Evangelist of Sidney Church of Christ
“Leaving the crowd behind, they took him along, just as he was, in the boat. There were also other boats with him. A furious squall came up, and the waves broke over the boat, so that it was nearly swamped. Jesus was in the stern, sleeping on a cushion. The disciples woke him and said to him, “Teacher, don’t you care if we drown?” He got up, rebuked the wind and said to the waves, “Quiet! Be still!” Then the wind died down and it was completely calm. He said to his disciples, “Why are you so afraid? Do you still have no faith?” They were terrified and asked each other, “Who is this? Even the wind and the waves obey him!” (Mark 4:36-41 NIV)
Now we are in a place where we can see what Jesus’ disciples are made of. So far, Mark has done little to draw our attention to them. They have followed Jesus around and listened to him. He designated twelve of them to have a particular share in his ministry (Mark 3:14-15), but they won’t really try out their new authority until later (Mark 6:7-13). We know little about the rest of them, but clearly an even greater number of female and male disciples composed his entourage (Mark 4:10; 15:40-41). He has been explaining his teachings to this group privately (Mark 4:11, 34). Yet at this point in the narrative we don’t know what they think about him.
The lake-crossing scenes in Mark serve as opportunities for Jesus’ followers to reveal what they know or don’t know (ref. Mark 6:45-52; 8:13-21). In those episodes we also see what their faith looks like or whether they have it at all. Although Jesus performs an entirely astonishing act, demonstrating his power in the face of forces utterly beyond humanity’s control, all it inspires in his followers is confusion and terror.
Jesus gives no explanation for his desire to travel across the Sea of Galilee in the evening instead of waiting until morning, which would make for a safer voyage. There is no interruption between the description of his teaching from a boat (beginning in Mark 4:1 and a need anticipated in Mark 3:9) and his subsequent decision to sail and/or row eastward right away. All told, it looks like urgency or some kind of unshakeable determination on his part, for he goes “just as he was,” without any preparations.
Are you ever annoyed when it looks like God is sleeping and ignoring the situation that has “swamped” you and threatens to drown you? Why do you think the disciples wake Jesus up?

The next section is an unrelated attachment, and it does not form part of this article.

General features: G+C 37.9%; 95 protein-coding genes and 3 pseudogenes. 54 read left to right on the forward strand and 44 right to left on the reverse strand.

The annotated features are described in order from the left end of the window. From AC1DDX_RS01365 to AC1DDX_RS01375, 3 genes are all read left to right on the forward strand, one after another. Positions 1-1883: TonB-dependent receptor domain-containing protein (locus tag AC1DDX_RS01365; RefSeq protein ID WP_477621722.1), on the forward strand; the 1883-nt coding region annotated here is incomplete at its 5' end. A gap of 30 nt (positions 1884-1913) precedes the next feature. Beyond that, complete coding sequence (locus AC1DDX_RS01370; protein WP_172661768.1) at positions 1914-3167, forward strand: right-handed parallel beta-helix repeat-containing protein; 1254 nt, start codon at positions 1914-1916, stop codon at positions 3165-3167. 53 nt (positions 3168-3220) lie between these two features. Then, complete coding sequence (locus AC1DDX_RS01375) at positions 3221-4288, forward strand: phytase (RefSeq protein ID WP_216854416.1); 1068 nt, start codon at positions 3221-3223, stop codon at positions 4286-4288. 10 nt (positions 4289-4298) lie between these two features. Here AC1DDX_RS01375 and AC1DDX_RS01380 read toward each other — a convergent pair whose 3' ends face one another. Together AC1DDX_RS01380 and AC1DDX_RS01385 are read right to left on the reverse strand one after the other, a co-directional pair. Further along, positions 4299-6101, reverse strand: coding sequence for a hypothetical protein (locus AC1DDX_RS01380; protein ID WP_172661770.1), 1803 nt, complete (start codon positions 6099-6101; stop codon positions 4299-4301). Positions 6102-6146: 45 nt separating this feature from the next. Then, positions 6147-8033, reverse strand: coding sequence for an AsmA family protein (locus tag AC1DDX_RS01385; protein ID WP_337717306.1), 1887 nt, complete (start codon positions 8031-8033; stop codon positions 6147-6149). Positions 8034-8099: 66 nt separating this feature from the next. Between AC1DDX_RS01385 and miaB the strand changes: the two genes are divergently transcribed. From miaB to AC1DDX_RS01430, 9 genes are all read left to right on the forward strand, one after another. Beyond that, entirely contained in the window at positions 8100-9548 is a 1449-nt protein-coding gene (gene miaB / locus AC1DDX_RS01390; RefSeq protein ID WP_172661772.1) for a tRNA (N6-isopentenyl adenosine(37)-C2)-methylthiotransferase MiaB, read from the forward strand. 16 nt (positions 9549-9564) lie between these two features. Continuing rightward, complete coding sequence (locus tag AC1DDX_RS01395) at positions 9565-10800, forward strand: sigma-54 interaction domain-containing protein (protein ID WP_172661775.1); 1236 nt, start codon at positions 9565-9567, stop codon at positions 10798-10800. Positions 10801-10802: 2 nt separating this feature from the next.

Did they want Him to calm the storm or to take cover? (With their surprise at His calming of the storm, we can infer that they did not expect him to do so. Their “we” could include Jesus as well!)
Why are the disciples still “terrified” even after Jesus calms the storm? (This fear was not produced by the storm, but by the calm. [Morgan 105-106] The sudden storm and sudden stillness caused brain overload. They were in fearful awe of the One who possessed authority to rebuke both the waves and themselves.) What did the disciples ask each other in verse 41? (“Who is this? Even the wind and the waves obey him!”) Tell us of a time God blew away your concept of Him by a display of His power.
In verse 40 after their brush with death, Jesus does not comfort, but rather scolds His disciples. Why is He so hard on them? Is there evidence in the passage that Jesus meant to enter this storm as a test of the disciples’ faith? Hint, if needed: verse 37. (Jesus suggested the boat trip Himself, and promptly went to sleep. The application to our lives is that even when Jesus LEADS us “through the valley of the shadow of death”, we should fear no evil, for HE IS WITH US. We too can rest in faith during the storm. Our boat isn’t going down, because Jesus is on board.)
How would they have responded if they had had faith? (They would not have awakened Him and asked if He cared. They would have trusted His very presence to keep them safe.) In what areas of your life are you tempted to respond with fear rather than faith? As we go to prayer, consider how you will react when you are next tempted with those fears. Let’s ask Jesus to give us His rest of faith, and let’s worship Him who commands all manner of winds and waves.